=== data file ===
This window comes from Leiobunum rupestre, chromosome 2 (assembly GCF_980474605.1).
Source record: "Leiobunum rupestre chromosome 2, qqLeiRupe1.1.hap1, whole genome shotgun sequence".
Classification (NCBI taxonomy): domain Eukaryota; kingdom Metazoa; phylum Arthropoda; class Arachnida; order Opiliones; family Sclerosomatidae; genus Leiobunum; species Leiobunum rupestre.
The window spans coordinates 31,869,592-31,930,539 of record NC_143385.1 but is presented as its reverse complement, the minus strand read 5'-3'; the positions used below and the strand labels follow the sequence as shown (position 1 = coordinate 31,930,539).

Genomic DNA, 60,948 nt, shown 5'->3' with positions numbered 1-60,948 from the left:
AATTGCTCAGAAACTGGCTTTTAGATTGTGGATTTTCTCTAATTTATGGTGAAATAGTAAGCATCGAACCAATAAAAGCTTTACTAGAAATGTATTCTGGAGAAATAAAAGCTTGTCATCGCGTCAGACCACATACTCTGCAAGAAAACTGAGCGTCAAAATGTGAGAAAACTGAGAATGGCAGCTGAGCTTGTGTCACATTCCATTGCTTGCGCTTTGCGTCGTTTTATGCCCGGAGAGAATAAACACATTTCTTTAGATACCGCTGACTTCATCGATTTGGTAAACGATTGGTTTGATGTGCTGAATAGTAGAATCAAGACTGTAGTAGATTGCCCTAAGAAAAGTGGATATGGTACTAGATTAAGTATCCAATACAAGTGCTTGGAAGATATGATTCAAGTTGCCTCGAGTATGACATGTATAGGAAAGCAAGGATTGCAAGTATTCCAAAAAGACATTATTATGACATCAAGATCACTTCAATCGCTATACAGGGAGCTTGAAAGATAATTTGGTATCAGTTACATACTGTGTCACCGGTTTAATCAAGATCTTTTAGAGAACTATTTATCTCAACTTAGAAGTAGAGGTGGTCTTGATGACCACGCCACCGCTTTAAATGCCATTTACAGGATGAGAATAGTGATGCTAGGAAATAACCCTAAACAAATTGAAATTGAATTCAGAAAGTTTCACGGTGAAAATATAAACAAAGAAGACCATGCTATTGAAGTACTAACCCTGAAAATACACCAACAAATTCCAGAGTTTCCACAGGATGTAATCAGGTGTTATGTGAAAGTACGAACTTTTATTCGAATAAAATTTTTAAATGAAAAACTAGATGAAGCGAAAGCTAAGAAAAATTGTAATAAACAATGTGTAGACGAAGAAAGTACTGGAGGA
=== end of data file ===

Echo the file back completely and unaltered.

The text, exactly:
This window comes from Leiobunum rupestre, chromosome 2 (assembly GCF_980474605.1).
Source record: "Leiobunum rupestre chromosome 2, qqLeiRupe1.1.hap1, whole genome shotgun sequence".
Classification (NCBI taxonomy): domain Eukaryota; kingdom Metazoa; phylum Arthropoda; class Arachnida; order Opiliones; family Sclerosomatidae; genus Leiobunum; species Leiobunum rupestre.
The window spans coordinates 31,869,592-31,930,539 of record NC_143385.1 but is presented as its reverse complement, the minus strand read 5'-3'; the positions used below and the strand labels follow the sequence as shown (position 1 = coordinate 31,930,539).

Genomic DNA, 60,948 nt, shown 5'->3' with positions numbered 1-60,948 from the left:
AATTGCTCAGAAACTGGCTTTTAGATTGTGGATTTTCTCTAATTTATGGTGAAATAGTAAGCATCGAACCAATAAAAGCTTTACTAGAAATGTATTCTGGAGAAATAAAAGCTTGTCATCGCGTCAGACCACATACTCTGCAAGAAAACTGAGCGTCAAAATGTGAGAAAACTGAGAATGGCAGCTGAGCTTGTGTCACATTCCATTGCTTGCGCTTTGCGTCGTTTTATGCCCGGAGAGAATAAACACATTTCTTTAGATACCGCTGACTTCATCGATTTGGTAAACGATTGGTTTGATGTGCTGAATAGTAGAATCAAGACTGTAGTAGATTGCCCTAAGAAAAGTGGATATGGTACTAGATTAAGTATCCAATACAAGTGCTTGGAAGATATGATTCAAGTTGCCTCGAGTATGACATGTATAGGAAAGCAAGGATTGCAAGTATTCCAAAAAGACATTATTATGACATCAAGATCACTTCAATCGCTATACAGGGAGCTTGAAAGATAATTTGGTATCAGTTACATACTGTGTCACCGGTTTAATCAAGATCTTTTAGAGAACTATTTATCTCAACTTAGAAGTAGAGGTGGTCTTGATGACCACGCCACCGCTTTAAATGCCATTTACAGGATGAGAATAGTGATGCTAGGAAATAACCCTAAACAAATTGAAATTGAATTCAGAAAGTTTCACGGTGAAAATATAAACAAAGAAGACCATGCTATTGAAGTACTAACCCTGAAAATACACCAACAAATTCCAGAGTTTCCACAGGATGTAATCAGGTGTTATGTGAAAGTACGAACTTTTATTCGAATAAAATTTTTAAATGAAAAACTAGATGAAGCGAAAGCTAAGAAAAATTGTAATAAACAATGTGTAGACGAAGAAAGTACTGGAGGA